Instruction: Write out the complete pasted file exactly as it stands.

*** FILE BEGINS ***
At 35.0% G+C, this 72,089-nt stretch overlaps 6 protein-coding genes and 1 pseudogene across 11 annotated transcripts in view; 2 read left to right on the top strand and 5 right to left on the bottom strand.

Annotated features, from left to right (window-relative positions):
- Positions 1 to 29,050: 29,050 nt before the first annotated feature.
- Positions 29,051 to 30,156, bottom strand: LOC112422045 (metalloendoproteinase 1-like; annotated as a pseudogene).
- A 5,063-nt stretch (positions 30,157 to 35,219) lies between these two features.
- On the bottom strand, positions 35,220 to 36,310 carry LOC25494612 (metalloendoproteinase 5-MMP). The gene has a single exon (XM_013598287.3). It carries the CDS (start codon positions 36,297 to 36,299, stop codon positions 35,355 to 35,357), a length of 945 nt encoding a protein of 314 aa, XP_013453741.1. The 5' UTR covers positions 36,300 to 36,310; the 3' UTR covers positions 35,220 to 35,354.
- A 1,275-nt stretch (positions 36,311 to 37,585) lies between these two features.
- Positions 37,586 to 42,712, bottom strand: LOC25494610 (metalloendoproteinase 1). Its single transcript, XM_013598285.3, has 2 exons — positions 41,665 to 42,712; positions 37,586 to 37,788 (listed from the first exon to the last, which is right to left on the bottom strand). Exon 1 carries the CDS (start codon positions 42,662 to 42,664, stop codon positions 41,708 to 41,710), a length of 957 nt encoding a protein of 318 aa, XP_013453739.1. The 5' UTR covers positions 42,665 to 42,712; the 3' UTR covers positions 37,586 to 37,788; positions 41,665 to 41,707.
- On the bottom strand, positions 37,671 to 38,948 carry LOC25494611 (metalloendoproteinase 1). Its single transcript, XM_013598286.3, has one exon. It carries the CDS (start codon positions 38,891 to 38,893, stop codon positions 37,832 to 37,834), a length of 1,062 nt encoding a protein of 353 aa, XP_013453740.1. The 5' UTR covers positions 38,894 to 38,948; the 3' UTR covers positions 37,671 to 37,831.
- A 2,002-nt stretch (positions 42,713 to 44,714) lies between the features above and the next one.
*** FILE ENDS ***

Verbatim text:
At 35.0% G+C, this 72,089-nt stretch overlaps 6 protein-coding genes and 1 pseudogene across 11 annotated transcripts in view; 2 read left to right on the top strand and 5 right to left on the bottom strand.

Annotated features, from left to right (window-relative positions):
- Positions 1 to 29,050: 29,050 nt before the first annotated feature.
- Positions 29,051 to 30,156, bottom strand: LOC112422045 (metalloendoproteinase 1-like; annotated as a pseudogene).
- A 5,063-nt stretch (positions 30,157 to 35,219) lies between these two features.
- On the bottom strand, positions 35,220 to 36,310 carry LOC25494612 (metalloendoproteinase 5-MMP). The gene has a single exon (XM_013598287.3). It carries the CDS (start codon positions 36,297 to 36,299, stop codon positions 35,355 to 35,357), a length of 945 nt encoding a protein of 314 aa, XP_013453741.1. The 5' UTR covers positions 36,300 to 36,310; the 3' UTR covers positions 35,220 to 35,354.
- A 1,275-nt stretch (positions 36,311 to 37,585) lies between these two features.
- Positions 37,586 to 42,712, bottom strand: LOC25494610 (metalloendoproteinase 1). Its single transcript, XM_013598285.3, has 2 exons — positions 41,665 to 42,712; positions 37,586 to 37,788 (listed from the first exon to the last, which is right to left on the bottom strand). Exon 1 carries the CDS (start codon positions 42,662 to 42,664, stop codon positions 41,708 to 41,710), a length of 957 nt encoding a protein of 318 aa, XP_013453739.1. The 5' UTR covers positions 42,665 to 42,712; the 3' UTR covers positions 37,586 to 37,788; positions 41,665 to 41,707.
- On the bottom strand, positions 37,671 to 38,948 carry LOC25494611 (metalloendoproteinase 1). Its single transcript, XM_013598286.3, has one exon. It carries the CDS (start codon positions 38,891 to 38,893, stop codon positions 37,832 to 37,834), a length of 1,062 nt encoding a protein of 353 aa, XP_013453740.1. The 5' UTR covers positions 38,894 to 38,948; the 3' UTR covers positions 37,671 to 37,831.
- A 2,002-nt stretch (positions 42,713 to 44,714) lies between the features above and the next one.